No matter how far along his jumper is, Gilgeous-Alexander will likely be more successful with the ball in his hands at this stage of his career. He only looked like a star in college after Kentucky head coach John Calipari tweaked his rotation by spreading the floor with 3-point shooters. Even high-level NCAA defenders had trouble staying in front of SGA in a one-on-one situation. And when defenses sent help, he picked them apart, either hitting a big man at the rim or finding a shooter at the 3-point line.
“[Playing in the NBA] will definitely be fun. At this level, there is a lot more space. That only helps my game,” Gilgeous-Alexander said.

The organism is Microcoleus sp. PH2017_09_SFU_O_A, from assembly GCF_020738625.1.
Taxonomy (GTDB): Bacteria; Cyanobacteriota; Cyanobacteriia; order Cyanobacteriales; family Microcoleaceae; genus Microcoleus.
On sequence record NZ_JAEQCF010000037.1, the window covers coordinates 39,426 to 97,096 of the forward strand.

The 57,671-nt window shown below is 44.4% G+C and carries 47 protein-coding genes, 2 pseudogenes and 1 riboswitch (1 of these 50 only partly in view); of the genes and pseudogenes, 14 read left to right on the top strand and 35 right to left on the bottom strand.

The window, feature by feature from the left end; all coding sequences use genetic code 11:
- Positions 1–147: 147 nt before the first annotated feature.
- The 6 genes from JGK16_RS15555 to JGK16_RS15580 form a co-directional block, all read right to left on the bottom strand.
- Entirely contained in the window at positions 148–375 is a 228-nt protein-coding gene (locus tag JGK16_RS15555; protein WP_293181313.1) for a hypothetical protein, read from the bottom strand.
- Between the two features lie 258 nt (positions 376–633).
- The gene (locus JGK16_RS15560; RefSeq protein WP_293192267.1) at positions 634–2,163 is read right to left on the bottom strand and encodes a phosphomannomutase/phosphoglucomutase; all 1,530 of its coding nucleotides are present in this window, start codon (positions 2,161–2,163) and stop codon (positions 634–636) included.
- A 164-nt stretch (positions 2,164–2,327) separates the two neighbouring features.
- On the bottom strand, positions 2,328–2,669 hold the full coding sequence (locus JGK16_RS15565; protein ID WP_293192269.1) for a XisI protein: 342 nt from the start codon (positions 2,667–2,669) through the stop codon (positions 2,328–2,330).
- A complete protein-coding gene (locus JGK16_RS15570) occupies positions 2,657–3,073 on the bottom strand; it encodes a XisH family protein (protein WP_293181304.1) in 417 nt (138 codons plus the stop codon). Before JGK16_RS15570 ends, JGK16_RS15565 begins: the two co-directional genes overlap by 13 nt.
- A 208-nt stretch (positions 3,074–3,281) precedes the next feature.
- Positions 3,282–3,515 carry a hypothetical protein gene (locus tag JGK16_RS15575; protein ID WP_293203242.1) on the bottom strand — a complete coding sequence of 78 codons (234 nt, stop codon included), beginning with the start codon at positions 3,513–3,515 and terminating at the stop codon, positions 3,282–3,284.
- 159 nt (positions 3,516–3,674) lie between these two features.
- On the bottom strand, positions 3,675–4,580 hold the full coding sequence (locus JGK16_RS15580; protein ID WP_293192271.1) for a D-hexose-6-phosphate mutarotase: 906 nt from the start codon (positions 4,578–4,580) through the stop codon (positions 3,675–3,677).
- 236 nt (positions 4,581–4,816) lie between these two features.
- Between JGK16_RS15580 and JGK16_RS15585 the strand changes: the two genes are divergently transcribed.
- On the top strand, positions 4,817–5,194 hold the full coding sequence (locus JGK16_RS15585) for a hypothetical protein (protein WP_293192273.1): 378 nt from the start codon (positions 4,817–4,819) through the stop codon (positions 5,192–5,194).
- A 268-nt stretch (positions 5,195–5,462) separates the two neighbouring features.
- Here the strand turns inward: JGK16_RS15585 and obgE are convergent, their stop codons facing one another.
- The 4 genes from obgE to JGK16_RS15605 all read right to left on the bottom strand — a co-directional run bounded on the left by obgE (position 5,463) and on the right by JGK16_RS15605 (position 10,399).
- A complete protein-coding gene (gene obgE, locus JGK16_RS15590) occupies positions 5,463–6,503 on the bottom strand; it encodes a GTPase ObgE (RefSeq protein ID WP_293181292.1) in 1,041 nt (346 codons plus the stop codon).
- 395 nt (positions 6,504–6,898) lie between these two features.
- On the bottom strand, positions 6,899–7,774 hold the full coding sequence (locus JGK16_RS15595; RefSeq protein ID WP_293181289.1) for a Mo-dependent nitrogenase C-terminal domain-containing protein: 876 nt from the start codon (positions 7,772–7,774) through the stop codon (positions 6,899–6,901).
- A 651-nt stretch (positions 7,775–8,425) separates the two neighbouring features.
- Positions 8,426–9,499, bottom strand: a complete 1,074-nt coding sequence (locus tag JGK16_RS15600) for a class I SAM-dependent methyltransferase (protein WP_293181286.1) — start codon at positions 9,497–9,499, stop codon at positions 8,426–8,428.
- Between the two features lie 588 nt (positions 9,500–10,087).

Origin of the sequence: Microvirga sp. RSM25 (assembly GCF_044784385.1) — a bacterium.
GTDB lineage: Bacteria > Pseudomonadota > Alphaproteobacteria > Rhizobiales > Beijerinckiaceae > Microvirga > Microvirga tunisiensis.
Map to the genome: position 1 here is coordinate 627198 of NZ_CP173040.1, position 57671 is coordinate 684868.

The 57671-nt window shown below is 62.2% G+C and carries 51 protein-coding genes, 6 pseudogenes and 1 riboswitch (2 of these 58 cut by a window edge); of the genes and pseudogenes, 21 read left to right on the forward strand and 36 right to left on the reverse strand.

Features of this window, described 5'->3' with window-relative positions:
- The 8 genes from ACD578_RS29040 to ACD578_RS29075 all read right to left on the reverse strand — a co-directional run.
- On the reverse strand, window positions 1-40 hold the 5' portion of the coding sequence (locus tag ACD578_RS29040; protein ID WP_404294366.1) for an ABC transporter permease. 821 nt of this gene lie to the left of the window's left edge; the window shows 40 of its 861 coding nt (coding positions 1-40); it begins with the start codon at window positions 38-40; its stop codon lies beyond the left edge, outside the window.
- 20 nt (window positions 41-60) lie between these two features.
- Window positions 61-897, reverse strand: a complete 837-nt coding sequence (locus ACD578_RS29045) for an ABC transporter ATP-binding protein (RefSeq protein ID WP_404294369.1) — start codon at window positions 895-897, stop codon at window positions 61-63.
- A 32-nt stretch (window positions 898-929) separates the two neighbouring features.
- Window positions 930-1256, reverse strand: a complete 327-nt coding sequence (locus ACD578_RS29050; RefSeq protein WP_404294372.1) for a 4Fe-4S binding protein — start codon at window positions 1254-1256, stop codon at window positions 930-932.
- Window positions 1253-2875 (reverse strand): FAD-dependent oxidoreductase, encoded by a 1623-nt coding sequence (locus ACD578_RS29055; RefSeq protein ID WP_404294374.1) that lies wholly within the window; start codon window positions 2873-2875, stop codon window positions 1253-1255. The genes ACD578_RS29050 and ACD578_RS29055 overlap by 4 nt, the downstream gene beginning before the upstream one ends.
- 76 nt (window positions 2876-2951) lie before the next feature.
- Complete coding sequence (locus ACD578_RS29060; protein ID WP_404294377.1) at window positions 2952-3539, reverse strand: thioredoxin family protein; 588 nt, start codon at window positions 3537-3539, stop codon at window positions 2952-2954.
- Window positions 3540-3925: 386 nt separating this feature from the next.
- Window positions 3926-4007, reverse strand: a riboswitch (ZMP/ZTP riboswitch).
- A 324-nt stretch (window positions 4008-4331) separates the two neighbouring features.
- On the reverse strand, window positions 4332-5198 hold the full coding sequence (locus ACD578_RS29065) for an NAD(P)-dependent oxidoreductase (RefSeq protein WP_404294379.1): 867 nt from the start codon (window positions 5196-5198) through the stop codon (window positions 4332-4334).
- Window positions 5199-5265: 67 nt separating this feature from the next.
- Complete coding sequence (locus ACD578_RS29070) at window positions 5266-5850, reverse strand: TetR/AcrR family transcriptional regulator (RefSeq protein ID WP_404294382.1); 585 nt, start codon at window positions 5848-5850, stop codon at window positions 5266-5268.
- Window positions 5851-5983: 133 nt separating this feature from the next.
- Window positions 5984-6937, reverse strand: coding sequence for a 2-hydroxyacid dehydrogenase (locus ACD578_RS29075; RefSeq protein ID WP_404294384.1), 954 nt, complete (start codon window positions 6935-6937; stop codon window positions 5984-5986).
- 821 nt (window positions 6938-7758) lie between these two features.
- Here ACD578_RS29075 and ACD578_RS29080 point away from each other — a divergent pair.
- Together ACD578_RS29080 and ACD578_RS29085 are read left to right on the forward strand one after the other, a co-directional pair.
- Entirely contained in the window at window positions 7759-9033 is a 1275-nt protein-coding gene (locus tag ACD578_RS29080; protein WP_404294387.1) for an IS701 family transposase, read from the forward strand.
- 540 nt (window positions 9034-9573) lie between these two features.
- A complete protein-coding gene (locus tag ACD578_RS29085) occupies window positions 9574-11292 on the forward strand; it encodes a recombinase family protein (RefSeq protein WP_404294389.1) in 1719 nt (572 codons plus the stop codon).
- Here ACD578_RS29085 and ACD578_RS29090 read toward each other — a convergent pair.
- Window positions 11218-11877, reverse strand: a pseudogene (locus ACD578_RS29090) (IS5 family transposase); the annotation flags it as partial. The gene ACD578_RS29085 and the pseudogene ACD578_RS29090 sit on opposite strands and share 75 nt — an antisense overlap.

The Clippers want Robinson to be one of his floor spacers. The 21-year-old was an elite shooter at Boston College last season, averaging 20.7 points a game on 48.5 percent shooting, including 40.9 percent from 3 on 5.7 attempts per game, despite being swarmed by opposing defenses. BC was one of the least-talented teams in the ACC last season, but the Eagles were able to squeeze out a 19-16 record and a 7-11 mark in conference play thanks to the high-scoring duo of Robinson and sophomore point guard Ky Bowman.
“In the big picture, you look at where I came from in my freshman year [7-25, 0-18 in the conference] to what we did this year,” Robinson said when I asked him about his NCAA career. “It was good to see growth like that and progress and being able to show that I was a winner.”